Mr Applegarth: Of course I can. Under Basle II, when you get your Basle II approval, the relative risk weighting of certain assets in your balance sheet changes. So what we had, because of the quality of the loan book, was you saw our risk weighting for residential mortgages come down from 50% to 15%. That clearly required less capital behind it, so that links to why we were able to increase the dividend. We had some assets whose risk weighting did not change. Commercial lending is a good example. It remained 100% risk weighted. Relative to the mortgages, which had gone down to 15%, they were therefore less capital efficient and therefore it made sense to remove that type of asset off the balance sheet. It also tied in well—

  Q690  Ms Keeble: Can you just say again what they were? I did not catch it when you went through it.

  Mr Applegarth: Commercial lending, unsecured lending, commercial buy-to-let. Those were the three prime areas.

  Q691  Ms Keeble: Those you moved off-balance sheet?

  Mr Applegarth: Those we announced publicly that we were going to. We had only completed the three parts of the commercial sale.

  Sir Derek Wanless: We sold them.

  Q692  Ms Keeble: I see. You sold them. All of them, or you got through part of them?

  Mr Applegarth: We sold all the commercial, and it was in three stages, but clearly the market dislocation has meant we have not been able to sell the unsecured or the commercial buy-to-let. As markets return towards normal, so we should be able to do that but that will take some time.

  Q693  Ms Keeble: Can I just ask because you said "the unsecured". Does that mean your new package is included in the riskier portfolio? Can you just describe a bit about the buy-to-let and why that is perceived to be riskier?

  Mr Applegarth: Absolutely. There are two types of unsecured lending. There is about £7.8 billion of it. There is the unsecured lending that is bundled with it to get the first-time buyer product and there is stand-alone unsecured lending. Our aim was to sell the stand-alone unsecured because the unsecured would together perform so well. Its three months plus arrears are actually less than the industry average for secured lending. So we looked to move off the balance sheet, sell, the stand-alone unsecured and that accounts for 60% of that £7.8 billion. The risk weighting under Basle II did not go up. It was just the relative risk weighting versus mortgages which came down. The same applies to the commercial buy-to-let. The commercial buy-to-let did not change its risk weighting, just relatively compared to mortgages, which came down, made it look therefore less capital efficient. So it is good-quality lending but it did not fit in a high-quality asset balance sheet because we believed that high-quality assets and transparency was the way to maintain liquidity. Wrong!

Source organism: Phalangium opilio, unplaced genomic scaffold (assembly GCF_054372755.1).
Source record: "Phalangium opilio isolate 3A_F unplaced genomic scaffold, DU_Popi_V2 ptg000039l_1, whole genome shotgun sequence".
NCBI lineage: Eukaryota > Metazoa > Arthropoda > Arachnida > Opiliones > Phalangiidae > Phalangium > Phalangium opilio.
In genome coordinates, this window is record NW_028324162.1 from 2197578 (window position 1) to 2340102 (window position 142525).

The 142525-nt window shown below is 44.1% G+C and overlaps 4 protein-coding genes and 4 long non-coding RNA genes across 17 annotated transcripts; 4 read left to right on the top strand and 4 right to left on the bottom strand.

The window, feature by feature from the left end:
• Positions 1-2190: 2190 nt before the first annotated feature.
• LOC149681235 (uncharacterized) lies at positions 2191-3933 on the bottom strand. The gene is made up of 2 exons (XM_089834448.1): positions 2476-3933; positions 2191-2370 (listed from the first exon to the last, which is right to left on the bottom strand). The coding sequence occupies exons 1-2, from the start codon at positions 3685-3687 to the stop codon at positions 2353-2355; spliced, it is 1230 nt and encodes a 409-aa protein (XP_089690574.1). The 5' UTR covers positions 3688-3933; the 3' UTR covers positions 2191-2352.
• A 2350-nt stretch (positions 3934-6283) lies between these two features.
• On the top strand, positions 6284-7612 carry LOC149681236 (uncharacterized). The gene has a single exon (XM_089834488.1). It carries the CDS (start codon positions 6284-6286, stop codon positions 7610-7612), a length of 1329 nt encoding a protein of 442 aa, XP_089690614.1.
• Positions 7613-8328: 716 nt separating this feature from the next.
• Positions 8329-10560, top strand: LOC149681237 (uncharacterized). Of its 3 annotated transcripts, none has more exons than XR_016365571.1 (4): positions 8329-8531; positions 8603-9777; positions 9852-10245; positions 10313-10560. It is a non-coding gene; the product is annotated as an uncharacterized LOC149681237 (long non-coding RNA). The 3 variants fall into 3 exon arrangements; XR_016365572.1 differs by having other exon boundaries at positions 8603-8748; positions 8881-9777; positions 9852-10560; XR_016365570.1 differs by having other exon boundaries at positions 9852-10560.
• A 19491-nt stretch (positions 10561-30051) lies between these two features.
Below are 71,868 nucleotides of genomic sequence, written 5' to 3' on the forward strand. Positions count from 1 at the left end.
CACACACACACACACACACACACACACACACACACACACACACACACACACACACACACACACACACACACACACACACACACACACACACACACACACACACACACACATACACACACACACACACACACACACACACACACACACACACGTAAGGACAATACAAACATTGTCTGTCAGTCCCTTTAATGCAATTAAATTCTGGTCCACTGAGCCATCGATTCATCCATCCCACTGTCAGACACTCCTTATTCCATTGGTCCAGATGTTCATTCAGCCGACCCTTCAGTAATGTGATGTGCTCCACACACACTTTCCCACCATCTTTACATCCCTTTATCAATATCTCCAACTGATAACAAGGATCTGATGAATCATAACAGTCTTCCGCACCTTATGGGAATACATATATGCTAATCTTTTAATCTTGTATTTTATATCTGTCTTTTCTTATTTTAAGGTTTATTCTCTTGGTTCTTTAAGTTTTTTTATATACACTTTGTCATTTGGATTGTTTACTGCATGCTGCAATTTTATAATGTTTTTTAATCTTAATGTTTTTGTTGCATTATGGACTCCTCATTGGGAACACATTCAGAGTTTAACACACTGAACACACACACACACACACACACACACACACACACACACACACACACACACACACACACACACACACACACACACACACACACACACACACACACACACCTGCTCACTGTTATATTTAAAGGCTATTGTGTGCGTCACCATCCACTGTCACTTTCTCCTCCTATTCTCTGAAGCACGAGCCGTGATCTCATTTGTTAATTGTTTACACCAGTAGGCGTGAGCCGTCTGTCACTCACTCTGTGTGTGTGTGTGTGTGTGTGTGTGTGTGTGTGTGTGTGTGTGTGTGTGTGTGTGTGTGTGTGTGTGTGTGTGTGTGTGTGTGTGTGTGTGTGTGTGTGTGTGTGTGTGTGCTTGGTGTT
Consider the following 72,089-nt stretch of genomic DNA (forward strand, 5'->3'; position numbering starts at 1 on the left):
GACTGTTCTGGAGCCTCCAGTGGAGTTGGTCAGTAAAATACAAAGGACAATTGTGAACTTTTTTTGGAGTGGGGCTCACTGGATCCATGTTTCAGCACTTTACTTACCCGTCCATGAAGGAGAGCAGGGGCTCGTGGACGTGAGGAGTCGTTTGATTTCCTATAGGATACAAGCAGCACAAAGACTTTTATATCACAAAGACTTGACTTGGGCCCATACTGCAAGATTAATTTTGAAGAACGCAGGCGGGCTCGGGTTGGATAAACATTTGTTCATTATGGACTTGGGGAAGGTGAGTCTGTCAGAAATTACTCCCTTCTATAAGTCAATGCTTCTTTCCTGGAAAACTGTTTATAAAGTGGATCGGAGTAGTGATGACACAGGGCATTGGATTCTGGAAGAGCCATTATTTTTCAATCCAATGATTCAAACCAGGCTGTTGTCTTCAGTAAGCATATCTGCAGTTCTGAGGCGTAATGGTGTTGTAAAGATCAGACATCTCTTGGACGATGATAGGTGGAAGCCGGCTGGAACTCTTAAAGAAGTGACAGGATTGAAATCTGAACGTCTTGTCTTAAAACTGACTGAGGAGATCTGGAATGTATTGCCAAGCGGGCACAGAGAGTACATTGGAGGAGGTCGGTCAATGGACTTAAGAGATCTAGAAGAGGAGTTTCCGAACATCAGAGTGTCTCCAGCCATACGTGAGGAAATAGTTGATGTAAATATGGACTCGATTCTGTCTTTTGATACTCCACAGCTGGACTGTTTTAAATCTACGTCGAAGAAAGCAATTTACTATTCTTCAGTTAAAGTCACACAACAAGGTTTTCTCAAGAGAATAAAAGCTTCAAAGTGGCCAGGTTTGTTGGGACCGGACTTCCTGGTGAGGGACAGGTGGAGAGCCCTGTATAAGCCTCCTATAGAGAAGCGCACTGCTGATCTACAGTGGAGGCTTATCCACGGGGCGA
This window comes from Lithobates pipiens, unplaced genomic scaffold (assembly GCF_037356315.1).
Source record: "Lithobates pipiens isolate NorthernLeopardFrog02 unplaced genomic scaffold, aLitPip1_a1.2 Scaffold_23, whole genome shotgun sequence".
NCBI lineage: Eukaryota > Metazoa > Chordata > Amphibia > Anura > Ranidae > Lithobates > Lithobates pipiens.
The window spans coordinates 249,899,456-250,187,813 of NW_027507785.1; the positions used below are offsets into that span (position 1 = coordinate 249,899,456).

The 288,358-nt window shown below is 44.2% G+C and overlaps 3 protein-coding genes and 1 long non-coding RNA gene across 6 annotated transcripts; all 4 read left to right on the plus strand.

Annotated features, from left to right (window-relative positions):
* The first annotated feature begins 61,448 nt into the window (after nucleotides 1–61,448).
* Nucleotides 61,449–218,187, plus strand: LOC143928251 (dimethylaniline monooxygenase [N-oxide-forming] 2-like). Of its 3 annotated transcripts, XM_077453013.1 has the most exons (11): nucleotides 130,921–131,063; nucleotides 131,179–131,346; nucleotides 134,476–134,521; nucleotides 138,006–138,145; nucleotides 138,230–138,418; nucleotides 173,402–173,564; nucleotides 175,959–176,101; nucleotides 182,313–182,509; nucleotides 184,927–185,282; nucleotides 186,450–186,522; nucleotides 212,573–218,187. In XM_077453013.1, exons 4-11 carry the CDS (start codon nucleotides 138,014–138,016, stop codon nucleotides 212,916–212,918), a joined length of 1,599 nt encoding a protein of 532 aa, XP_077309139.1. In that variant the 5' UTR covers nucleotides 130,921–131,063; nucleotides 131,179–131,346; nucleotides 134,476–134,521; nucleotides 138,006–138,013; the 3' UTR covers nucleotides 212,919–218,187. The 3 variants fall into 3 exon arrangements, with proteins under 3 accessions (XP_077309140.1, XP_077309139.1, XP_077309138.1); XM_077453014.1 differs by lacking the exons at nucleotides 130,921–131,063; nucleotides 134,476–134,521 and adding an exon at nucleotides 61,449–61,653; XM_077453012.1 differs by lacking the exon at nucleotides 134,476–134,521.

Q694  Chairman: You mentioned special-purpose vehicles. You have the Granite special purpose vehicle. What is the purpose of that?

  Mr Applegarth: Granite is our securitisation vehicle and accounts for roughly 50% of our funding. The way securitisation works is you borrow against a pool of mortgages. The bond holders, the people who are lending the money against it, they carry the risk and therefore there can be no risk from those loans to the PLC's balance sheet, so even though it is shown in our balance sheet, it has to be a separate legal entity. The separate legal entity is a master trust.

  Q695  Chairman: Just one point there. In the agreement with Northern Rock the Law Debenture Corporation names a particular charity, Down's Syndrome North East, but this charity has come out with a statement saying that they were not consulted.

  Mr Applegarth: Indeed, and I regret that. We have spoken to them and I have written to apologise. The master trust—

  Q696  Chairman: They say they had no knowledge of Northern Rock at all. That is what they said. It seems an extraordinary step that you took.

  Mr Applegarth: That is not true. They had no knowledge that they had been named a beneficiary or potential beneficiary if there was a windfall from the master trust at some time in the future. Clearly they knew about us because the reason they were picked is that in 2001 they were one of our three corporate charities.

  Q697  Chairman: You gave them £40,000.

  Mr Applegarth: Yes, the staff raised £40,000.

  Q698  Chairman: What they are saying is they were not consulted about this.

  Mr Applegarth: It is not usual to consult them but I have to say we have spoken to them and I have written to apologise.

  Q699  Chairman: Some would say it is identity fraud if you use a name and they do not know about it.

  Mr Applegarth: I would not go so far as identity fraud but I have written and apologised and they have accepted my apology.

6   Ev 233 Back